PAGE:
The Maine Legislature rejected last week a bill that would have exempted the purchase of diapers from the state's sales tax.

The House voted 73-71 on May 24 to approve the sales tax exemption but the Senate rejected it 22-13 the following day.

State Sen. David Miramant said he supported the tax exemption hoping that it would create an environment for young folks to stay in, or move to Maine.

Miramant voted to keep the bill alive while Republican Sens. Dana Dow of Waldoboro and Michael Thibodeau of Winterport voted to kill the legislation.

In the House, Democratic Reps. Anne "Pinny" Beebe-Center of Rockland and John Spear of South Thomaston and independent Owen Casas of Rockport voted for the exemption. Republican Reps. Paula Sutton of Warren and Abden Simmons of Waldoboro voted against the bill.

Spear said he saw it as something that just might provide a little bit of assistance to struggling young families.

"Also, it struck me as a little hypocritical to tax diapers, but not ski tickets or golf greens fees," Spear said.

Spear said he would have preferred a bill that incentivized the use of cloth diapers, but that wasn't the choice before the Legislature.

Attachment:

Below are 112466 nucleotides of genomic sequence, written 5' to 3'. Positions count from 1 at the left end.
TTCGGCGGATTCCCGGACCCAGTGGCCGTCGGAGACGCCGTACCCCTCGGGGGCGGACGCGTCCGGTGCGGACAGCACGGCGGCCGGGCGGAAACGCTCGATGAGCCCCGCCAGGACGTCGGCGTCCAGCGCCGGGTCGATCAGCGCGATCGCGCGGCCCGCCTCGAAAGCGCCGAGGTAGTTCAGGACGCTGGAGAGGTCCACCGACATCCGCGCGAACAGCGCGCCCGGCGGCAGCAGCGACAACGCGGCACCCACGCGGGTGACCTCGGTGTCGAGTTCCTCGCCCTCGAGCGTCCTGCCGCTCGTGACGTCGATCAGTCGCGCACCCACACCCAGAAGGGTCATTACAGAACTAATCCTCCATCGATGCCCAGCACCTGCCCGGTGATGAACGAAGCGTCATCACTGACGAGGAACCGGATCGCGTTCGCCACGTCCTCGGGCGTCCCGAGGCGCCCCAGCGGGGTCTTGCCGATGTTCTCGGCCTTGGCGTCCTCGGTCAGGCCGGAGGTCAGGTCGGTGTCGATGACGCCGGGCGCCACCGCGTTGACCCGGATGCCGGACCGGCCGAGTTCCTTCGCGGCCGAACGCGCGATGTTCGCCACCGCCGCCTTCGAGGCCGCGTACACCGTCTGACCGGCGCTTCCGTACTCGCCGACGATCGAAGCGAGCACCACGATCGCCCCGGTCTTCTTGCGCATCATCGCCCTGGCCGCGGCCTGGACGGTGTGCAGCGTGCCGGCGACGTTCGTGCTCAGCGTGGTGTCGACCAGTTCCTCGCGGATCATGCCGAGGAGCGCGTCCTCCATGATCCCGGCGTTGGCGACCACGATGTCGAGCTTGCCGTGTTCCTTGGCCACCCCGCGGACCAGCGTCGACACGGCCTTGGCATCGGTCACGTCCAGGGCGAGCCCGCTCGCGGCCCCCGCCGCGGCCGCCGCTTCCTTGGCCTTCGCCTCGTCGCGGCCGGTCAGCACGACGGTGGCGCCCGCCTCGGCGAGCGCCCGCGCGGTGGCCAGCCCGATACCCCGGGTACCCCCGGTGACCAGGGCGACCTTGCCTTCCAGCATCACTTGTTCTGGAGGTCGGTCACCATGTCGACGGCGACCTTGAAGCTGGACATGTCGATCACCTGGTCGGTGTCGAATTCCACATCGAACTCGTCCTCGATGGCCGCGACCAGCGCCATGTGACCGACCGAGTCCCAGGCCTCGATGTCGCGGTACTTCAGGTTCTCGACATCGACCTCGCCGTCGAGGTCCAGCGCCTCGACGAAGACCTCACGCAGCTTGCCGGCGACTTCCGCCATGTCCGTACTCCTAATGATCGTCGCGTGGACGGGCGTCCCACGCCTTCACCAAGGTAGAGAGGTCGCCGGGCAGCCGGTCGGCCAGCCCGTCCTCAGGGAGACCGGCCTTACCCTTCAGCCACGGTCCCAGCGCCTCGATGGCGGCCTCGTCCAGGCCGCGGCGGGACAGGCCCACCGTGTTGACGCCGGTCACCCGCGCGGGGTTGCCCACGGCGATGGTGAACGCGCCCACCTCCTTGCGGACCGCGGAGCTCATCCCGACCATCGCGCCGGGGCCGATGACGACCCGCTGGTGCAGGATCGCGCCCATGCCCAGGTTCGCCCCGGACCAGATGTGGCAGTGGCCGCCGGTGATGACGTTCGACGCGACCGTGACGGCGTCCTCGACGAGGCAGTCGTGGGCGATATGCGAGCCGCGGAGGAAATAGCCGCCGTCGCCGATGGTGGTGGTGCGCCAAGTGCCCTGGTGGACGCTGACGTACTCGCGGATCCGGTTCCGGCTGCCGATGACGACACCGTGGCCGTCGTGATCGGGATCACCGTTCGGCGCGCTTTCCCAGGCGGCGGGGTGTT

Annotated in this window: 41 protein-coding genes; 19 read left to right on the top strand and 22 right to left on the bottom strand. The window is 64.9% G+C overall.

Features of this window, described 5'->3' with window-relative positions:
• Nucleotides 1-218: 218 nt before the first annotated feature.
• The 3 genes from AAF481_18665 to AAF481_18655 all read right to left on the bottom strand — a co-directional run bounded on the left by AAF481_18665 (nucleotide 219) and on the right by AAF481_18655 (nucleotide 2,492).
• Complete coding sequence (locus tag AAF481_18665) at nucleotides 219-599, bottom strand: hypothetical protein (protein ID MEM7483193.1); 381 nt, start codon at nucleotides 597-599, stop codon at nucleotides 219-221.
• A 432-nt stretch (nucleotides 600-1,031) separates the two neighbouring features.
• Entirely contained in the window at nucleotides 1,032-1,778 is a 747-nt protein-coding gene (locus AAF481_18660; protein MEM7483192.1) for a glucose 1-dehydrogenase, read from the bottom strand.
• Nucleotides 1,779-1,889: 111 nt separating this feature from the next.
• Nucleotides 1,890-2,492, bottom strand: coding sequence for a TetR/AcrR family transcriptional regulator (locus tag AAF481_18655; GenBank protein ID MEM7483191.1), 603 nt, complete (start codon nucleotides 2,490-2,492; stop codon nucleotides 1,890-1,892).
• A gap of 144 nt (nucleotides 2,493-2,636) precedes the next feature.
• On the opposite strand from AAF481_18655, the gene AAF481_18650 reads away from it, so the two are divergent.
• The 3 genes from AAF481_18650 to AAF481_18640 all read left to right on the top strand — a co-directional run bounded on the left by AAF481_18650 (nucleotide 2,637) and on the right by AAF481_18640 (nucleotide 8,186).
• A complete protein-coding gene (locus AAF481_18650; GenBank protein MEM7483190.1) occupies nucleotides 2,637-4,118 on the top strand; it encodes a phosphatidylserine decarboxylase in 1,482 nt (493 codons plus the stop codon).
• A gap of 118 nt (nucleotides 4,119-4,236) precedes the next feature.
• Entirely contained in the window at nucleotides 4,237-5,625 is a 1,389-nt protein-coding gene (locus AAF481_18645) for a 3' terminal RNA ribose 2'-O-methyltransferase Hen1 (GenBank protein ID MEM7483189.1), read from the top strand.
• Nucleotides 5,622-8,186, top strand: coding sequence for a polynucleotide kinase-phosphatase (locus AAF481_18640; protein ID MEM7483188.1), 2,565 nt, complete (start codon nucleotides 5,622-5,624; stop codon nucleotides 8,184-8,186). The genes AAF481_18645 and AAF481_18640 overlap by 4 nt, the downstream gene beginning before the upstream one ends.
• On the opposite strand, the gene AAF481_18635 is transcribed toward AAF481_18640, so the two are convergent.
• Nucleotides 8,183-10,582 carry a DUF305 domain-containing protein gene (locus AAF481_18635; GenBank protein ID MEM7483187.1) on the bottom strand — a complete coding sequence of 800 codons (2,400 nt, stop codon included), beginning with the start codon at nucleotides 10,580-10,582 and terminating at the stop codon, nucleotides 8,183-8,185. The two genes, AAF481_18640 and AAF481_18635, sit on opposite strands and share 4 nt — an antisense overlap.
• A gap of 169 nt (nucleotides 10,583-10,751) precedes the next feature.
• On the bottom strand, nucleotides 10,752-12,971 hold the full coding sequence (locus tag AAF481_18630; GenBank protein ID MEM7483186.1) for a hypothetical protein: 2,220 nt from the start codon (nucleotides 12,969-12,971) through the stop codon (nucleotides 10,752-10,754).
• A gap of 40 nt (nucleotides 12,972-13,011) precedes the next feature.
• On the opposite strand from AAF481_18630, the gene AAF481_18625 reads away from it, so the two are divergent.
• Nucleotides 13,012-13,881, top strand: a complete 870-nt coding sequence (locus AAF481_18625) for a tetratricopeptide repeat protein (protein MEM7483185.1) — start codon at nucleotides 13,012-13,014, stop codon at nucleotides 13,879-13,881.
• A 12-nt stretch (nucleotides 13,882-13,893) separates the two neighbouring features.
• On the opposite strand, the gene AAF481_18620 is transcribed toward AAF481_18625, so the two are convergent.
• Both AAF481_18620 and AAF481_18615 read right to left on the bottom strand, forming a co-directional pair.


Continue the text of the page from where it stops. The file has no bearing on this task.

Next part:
Casas said "We talk a lot about how badly we want young families to come here to Maine and sometimes there are not policies that help facilitate this. This is a good way to target folks that we know have additional costs associated with young children."

The independent said the sales tax exemption was a way to have direct impact on young working families while mitigating out the inefficiencies that come along with government programs such as providing money to allow for free diapers at places such as food pantries.

Beebe-Center said one of the larger expenses for low-income families is diapers.

"So it is often the reason for sickness that families are trying to stretch the time in between diaper changes which leads to rashes, upset, infections and the need — although not always accessible — for medical care," Beebe-Center said.

Sutton said "We already have a variety of state and federal tax credit programs in place to benefit families and the information is here."

"My preference when possible is not to make carve outs or special exceptions in broad based tax programs.  This speaks to fairness and equality, if one chooses to have children then one needs to pay the needed taxes without additional exemptions which will only burden others who are forced to pick up the difference. Every time we make an exemption for one it increases the burden on another. 

To cut spending rather than to have to increase taxes is preferable when possible but given the huge appetite for more spending and programs I have found progress difficult," Sutton concluded.